AH: I guess it goes back to research. As I mentioned earlier, I really am interested in pushing at the boundaries of my own experience. Maybe it’s because I find my own life relatively conventional, maybe it’s because I’m a curious person, maybe it’s because I’m restless and always looking for the next challenge, but a large part of the reason I write (and read) is because I want to explore. Hence the varied subject matter. Of course, the challenge then becomes learning enough about your material to write about it convincingly and well, in other words, getting the details right. That’s the tricky part.
MV: What do you read when you’re not working on your own writing or as a manuscript consultant? How have these affected your writing?
AH: I’m a relatively haphazard reader, a thing I’m always vaguely wanting to change about myself, but never quite getting around to doing. Often I’m reading something that has to do with my work. I produce a weekly micro-podcast called The Literary Life that features the work of Midwestern authors, so I’m always looking for writers to feature. Writers I adore and return to include Virginia Woolf, Louise Erdrich, Andre Dubus, PattiAnn Rogers, Toni Morrison, Aleksander Hemon, Marilynne Robinson, and Gustave Flaubert. Writers I adore and want to read more of include Alice Munro, Kevin Brockmeier, E.L. Doctorow, Rebecca Solnit, Jeffrey Eugenides, Eowyn Ivey, Haruki Murakami, Colm Toibin, Mary Oliver. The list goes on and on!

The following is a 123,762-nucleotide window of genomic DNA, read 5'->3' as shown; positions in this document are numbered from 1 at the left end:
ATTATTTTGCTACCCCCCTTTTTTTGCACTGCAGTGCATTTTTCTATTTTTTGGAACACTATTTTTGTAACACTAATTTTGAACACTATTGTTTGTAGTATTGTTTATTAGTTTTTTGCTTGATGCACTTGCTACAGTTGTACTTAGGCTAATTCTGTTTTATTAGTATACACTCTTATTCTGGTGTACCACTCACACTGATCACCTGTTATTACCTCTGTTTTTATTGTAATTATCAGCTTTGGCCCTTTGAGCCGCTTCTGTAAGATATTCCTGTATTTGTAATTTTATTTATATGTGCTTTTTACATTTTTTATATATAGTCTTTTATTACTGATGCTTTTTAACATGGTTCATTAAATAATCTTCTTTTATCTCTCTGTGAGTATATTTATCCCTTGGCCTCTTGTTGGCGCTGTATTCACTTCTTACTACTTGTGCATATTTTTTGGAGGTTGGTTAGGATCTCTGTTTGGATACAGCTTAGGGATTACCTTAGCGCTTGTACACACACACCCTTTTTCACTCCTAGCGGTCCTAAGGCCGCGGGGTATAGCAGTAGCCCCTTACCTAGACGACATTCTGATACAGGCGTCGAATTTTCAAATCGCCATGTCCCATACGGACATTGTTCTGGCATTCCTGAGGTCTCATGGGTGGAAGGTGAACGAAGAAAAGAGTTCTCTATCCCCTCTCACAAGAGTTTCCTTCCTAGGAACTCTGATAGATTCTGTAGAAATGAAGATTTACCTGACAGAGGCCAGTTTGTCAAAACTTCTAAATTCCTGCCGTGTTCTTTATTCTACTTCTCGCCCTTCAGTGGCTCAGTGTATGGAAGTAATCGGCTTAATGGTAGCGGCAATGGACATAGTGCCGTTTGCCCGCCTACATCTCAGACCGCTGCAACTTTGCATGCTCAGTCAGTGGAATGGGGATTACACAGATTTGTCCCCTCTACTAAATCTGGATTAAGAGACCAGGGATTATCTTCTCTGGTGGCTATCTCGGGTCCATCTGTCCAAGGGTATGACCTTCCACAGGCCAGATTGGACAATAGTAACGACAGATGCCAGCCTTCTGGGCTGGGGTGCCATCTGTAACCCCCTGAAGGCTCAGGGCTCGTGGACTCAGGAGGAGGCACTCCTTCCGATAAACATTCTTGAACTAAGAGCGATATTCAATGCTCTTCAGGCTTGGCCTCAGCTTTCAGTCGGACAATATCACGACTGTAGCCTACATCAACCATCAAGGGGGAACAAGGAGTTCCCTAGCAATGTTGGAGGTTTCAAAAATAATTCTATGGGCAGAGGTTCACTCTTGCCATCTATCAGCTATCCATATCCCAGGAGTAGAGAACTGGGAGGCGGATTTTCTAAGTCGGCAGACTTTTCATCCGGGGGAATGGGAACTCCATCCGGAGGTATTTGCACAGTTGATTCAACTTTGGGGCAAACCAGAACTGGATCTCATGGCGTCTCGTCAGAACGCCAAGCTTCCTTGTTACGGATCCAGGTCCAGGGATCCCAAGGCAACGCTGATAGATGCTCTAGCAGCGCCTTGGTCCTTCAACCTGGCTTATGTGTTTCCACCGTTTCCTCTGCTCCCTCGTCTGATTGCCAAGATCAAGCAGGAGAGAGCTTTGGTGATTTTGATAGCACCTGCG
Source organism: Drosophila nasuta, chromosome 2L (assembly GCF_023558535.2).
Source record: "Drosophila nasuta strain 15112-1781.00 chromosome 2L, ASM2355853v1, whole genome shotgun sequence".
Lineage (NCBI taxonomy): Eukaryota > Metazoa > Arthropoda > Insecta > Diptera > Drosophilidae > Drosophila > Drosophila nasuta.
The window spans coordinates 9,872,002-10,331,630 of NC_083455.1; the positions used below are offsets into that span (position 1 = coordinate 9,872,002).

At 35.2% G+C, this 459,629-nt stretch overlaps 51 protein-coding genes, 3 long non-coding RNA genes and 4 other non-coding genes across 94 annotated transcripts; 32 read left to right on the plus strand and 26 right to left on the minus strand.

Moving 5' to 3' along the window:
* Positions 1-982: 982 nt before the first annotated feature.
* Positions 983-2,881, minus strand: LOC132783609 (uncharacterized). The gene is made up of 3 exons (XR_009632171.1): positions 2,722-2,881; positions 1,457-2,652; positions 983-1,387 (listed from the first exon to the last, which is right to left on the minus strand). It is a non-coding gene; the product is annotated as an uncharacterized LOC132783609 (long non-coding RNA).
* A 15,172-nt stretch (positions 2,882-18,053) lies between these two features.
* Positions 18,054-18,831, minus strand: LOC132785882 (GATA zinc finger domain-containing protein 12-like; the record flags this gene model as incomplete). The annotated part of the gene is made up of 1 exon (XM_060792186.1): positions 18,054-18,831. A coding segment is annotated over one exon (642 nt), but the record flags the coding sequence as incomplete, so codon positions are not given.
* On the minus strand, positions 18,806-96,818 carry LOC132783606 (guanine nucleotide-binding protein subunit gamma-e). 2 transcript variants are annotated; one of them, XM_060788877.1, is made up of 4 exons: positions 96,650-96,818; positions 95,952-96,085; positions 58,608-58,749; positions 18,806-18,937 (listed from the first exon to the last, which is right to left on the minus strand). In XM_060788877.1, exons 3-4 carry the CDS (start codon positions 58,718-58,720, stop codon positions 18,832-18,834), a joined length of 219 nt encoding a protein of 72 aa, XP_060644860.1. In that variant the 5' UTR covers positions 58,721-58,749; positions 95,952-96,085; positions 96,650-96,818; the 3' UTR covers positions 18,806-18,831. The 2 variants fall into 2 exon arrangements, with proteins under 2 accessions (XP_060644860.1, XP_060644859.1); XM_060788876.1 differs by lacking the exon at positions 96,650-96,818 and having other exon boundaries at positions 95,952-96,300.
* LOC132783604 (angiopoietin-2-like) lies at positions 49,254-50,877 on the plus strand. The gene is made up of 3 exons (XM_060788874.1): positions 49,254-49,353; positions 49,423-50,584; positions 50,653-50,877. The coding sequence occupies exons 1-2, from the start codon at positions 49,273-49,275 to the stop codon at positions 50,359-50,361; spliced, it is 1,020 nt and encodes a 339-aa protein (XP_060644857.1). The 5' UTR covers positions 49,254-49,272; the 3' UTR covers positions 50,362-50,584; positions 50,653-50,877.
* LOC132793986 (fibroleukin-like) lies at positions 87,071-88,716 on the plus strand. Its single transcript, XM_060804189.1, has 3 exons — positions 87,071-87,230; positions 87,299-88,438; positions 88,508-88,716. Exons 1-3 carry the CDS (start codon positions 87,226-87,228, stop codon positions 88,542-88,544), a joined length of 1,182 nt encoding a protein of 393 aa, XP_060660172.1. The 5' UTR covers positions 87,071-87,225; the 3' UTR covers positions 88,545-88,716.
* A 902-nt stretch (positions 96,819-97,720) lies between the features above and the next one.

Each of the writers I’ve read and loved has influenced my work in some way, I’m sure. Virginia Woolf’s Orlando took my breath away and made me want to be a writer when I first read it in college. I still strive (and fail) to plumb the psyches of my characters as deeply as she does. I read Andre Dubus for his depth of compassion, another thing I strive for in my own work. I love Louise Erdrich’s expansive stories and flexibility with point of view. PattiAnn Rogers’ poems are joyous songs of praise and awe at the intricately evolved organisms all around us. Toni Morrison’s Song of Solomon gave me one of my first lessons in novel structure, and her willingness to entertain the magical opened up the possibility of what could be done in a novel. Reading Aleksander Hemon’s sentences is like excavating gems — each one a discovery. Marilynne Robinson’s novels are gorgeous prolonged meditations on spirit and existence; Flaubert’s Madame Bovary is a model of evocative descriptive writing. Each of these people, along with many many others, has taught me something essential about how to write a sentence, a paragraph, a story, a book.